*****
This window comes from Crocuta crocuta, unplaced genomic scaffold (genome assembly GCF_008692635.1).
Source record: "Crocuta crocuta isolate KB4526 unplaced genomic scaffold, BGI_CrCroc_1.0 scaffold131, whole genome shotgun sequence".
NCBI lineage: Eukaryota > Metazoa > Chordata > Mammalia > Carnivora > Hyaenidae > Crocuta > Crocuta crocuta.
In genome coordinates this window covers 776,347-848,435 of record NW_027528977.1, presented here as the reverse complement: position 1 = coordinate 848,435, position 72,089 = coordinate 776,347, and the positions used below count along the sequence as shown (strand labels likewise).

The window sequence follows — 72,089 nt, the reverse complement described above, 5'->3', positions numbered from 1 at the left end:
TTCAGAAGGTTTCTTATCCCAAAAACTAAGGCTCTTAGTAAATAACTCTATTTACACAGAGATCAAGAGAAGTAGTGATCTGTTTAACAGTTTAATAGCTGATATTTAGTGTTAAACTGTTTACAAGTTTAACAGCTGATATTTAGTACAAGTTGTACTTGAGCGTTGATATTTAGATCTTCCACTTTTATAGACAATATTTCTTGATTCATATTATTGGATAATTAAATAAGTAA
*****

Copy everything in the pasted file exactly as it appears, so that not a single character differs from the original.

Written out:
This window comes from Crocuta crocuta, unplaced genomic scaffold (genome assembly GCF_008692635.1).
Source record: "Crocuta crocuta isolate KB4526 unplaced genomic scaffold, BGI_CrCroc_1.0 scaffold131, whole genome shotgun sequence".
NCBI lineage: Eukaryota > Metazoa > Chordata > Mammalia > Carnivora > Hyaenidae > Crocuta > Crocuta crocuta.
In genome coordinates this window covers 776,347-848,435 of record NW_027528977.1, presented here as the reverse complement: position 1 = coordinate 848,435, position 72,089 = coordinate 776,347, and the positions used below count along the sequence as shown (strand labels likewise).

The window sequence follows — 72,089 nt, the reverse complement described above, 5'->3', positions numbered from 1 at the left end:
TTCAGAAGGTTTCTTATCCCAAAAACTAAGGCTCTTAGTAAATAACTCTATTTACACAGAGATCAAGAGAAGTAGTGATCTGTTTAACAGTTTAATAGCTGATATTTAGTGTTAAACTGTTTACAAGTTTAACAGCTGATATTTAGTACAAGTTGTACTTGAGCGTTGATATTTAGATCTTCCACTTTTATAGACAATATTTCTTGATTCATATTATTGGATAATTAAATAAGTAA